Sunday–April 11–Tariq Ramadan is not what you probably expect.
You might expect someone barred by the Bush administration to have an Arabic accent, to have an angry or at least emotional manner of public speaking, but the reality is Tariq Ramadan better fits the mold of a French intellectual than the typical Muslim populist. In fact, from his nature it does not appear that he has any intentions towards seeking any political power, other than spiritual and intellectual power or accomplishments.
The subject of a six-year ban by the Bush administration, ended only recently by Secretary of State Clinton, speaks English and even Arabic with a French Swiss accent, and has the breezy intellectual worldly air of a French intellectual–he seems as though he has certainty about many things. For example during his speech he interrupted emotional applause for one popular point that he had emphasized, saying â€œlet me explain the rules,â€ instructing listeners not to clap during his speech (â€œnot because it is a fatwa, although it isâ€) and then going on to say that the emotional reaction to his words may detract from what â€œwe are trying to accomplish.â€
Tariq Ramadan is called, by the reactionary right, an â€œIslamistâ€ of Egyptian ancestry. (By Islamist do they mean someone who likes Islam? So is George Bush a Christianist?) In fact it may be his ancestry which scared the Bush administration more than any other fact about him. His motherâ€™s father was Hassan al-Banna, the Supreme Guide and founder of the Muslim Brotherhood. His father was Said Ramadan, who was also prominently involved in Ikhwan, and who married Hassan al-Bannaâ€™s daughter. He was raised in Switzerland, where his famous parents sought refuge from Nasserâ€™s Arab nationalist animosity to the Ikhwan.
Ramadan is now 48 years old. He is no firebrand. He was ranked by the British Prospect and American Foreign Policy magazines eightth in a list of the worldâ€™s top 100 contemporary intellectuals in 2008. He has authored several books, focusing on the issue of Islam and the West. He wears his intellectualism on his sleeve–on Sunday he said of his most recent book that he had made it very thin so that American journalists would actually read it, although he complained that they still do not.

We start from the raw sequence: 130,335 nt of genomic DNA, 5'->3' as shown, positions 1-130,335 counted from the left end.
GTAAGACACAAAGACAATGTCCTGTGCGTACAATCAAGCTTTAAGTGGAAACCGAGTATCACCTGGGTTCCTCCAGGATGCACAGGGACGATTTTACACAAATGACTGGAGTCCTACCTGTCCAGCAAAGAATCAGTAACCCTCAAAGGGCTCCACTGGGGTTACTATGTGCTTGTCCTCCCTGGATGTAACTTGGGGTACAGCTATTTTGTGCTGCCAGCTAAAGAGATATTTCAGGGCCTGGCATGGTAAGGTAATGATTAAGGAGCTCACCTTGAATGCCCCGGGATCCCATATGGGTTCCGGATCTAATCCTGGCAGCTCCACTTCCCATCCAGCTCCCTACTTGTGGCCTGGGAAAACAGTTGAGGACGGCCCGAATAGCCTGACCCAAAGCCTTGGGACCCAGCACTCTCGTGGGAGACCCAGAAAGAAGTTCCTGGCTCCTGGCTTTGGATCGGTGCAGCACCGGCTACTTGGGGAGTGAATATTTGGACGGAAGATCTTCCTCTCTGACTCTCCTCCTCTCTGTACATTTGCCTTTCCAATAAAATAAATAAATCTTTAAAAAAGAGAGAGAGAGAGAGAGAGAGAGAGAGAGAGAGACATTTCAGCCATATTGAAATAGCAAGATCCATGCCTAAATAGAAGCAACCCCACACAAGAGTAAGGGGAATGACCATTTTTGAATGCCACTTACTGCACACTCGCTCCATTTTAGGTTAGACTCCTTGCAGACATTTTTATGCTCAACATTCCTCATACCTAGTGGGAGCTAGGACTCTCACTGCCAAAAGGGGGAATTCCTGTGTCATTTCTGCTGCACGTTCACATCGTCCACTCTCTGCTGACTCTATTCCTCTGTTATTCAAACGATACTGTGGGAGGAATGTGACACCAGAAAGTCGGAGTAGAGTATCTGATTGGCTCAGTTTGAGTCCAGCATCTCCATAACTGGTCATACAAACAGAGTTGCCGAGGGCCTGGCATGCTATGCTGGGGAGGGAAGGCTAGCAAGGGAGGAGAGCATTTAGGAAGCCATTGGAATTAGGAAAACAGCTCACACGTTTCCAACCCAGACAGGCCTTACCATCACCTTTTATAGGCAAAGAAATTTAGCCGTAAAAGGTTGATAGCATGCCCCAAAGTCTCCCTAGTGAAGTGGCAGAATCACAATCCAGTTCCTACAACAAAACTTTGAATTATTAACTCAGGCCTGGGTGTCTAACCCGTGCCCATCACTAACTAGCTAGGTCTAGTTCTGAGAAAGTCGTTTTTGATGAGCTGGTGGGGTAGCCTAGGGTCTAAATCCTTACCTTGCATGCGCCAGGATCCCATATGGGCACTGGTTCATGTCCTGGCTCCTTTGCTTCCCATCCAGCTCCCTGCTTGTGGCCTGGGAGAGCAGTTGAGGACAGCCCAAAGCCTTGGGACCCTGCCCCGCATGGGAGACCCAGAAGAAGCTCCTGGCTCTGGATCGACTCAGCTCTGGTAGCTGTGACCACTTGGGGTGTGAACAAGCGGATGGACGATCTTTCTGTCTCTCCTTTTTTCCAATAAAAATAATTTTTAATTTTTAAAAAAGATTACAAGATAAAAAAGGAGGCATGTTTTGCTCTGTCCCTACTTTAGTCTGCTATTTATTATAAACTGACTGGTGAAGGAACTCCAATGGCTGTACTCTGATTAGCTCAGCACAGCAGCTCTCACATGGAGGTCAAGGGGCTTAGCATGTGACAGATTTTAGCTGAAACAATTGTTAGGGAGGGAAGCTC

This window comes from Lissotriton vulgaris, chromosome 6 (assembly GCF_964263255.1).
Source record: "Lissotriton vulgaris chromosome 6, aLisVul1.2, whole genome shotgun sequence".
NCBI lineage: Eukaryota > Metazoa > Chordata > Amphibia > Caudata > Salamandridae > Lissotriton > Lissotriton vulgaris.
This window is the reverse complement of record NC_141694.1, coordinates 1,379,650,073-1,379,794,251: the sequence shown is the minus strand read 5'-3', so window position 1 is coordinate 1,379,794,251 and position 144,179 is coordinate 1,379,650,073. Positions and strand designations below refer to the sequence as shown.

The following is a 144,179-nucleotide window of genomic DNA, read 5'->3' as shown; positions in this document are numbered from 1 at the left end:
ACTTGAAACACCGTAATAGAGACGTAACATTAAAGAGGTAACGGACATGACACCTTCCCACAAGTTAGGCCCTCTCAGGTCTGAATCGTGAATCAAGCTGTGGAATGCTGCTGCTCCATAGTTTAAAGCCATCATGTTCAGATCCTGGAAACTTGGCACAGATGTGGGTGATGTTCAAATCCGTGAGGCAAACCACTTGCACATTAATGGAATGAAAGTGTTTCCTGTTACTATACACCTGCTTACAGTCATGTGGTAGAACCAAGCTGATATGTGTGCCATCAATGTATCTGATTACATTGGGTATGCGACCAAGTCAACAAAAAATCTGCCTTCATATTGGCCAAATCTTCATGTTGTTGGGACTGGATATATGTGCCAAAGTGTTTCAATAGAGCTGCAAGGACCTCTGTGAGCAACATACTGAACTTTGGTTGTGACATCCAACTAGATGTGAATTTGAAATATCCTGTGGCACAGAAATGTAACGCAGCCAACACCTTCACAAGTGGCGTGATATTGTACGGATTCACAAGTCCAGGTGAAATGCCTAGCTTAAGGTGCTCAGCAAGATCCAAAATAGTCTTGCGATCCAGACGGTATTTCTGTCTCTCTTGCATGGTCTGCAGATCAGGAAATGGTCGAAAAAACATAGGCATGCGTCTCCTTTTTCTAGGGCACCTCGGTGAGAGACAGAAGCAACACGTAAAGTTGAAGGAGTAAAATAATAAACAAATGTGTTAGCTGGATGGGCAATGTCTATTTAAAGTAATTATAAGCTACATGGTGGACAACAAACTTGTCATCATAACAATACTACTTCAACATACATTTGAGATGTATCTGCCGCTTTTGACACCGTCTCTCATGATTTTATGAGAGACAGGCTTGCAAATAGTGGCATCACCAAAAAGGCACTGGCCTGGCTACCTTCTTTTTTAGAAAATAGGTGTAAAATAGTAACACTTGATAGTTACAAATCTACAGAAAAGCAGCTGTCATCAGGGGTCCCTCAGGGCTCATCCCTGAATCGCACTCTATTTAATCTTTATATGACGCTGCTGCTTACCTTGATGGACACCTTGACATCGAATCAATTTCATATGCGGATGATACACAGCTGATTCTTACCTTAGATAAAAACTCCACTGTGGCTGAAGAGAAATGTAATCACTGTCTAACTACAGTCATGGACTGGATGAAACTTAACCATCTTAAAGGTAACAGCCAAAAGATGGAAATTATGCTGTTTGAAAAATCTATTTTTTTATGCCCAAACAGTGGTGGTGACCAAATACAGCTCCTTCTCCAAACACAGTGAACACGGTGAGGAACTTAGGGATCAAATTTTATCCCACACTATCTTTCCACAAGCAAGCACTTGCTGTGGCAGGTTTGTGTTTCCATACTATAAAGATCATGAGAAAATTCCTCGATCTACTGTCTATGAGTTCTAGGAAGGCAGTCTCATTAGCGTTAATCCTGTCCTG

Ramadan is in the book 500 Most Influential Muslims–2009, being listed in the Scholars section. He is even an honorable mention for the top 50 listings in the book.
His entry in the book is as follows:
Ramadan is Europeâ€™s preeminent Muslim intellectual writing about Islam in public life. He is a professor of Islamic Studies at Oxford University and formerly a visiting professor at the Erasmus University in Rotterdam. He has a weekly television show, â€˜Islam and Lifeâ€™, on Press TV, and is an advisor to the European Union on religion. He has written 15 books and produced over 100 recordings.
Ramadan did not in his SoundVision speech show real leanings either toward extremist Islamic views nor even towards the strong organization-based approach to Islam of Ikhwan. Rather he focused on his theme of building consciousness of God through spiritual endeavor, a consciousness of God which would empower one to seek his or her rights when those rights are denied by people (he emphasized Western anti-Muslim people) who overreach their authority in working to the detriment of Muslims.
Ramadan certainly understands the West better than his grandfather did (whose entire reaction to the West came from an unpleasant encounter with a drunk European), and to casual observation it is clear that the younger Ramadan has imbibed its values more than even he probably realizes.
He remains, despite being a European intellectual, a Muslim intellectual as well. He thinks and speaks and writes about living Islam in a real context. He thinks about what God says that He wants from us in His Holy Book, and Ramadan endeavors to accomplish that.
Soundvisionâ€™s event was, even aside from its invitation of such a memorable figure, very impressive. The event filled the Burton Hall banquet facility nearly to capacity, with approximately 600 guests in attendance.
There was a description of the difficulties and opportunities that lie before SoundVision and then a fundraiser which appeared to gross approximately $150,000 in about 20 minutes. There was a dinner and appetizers.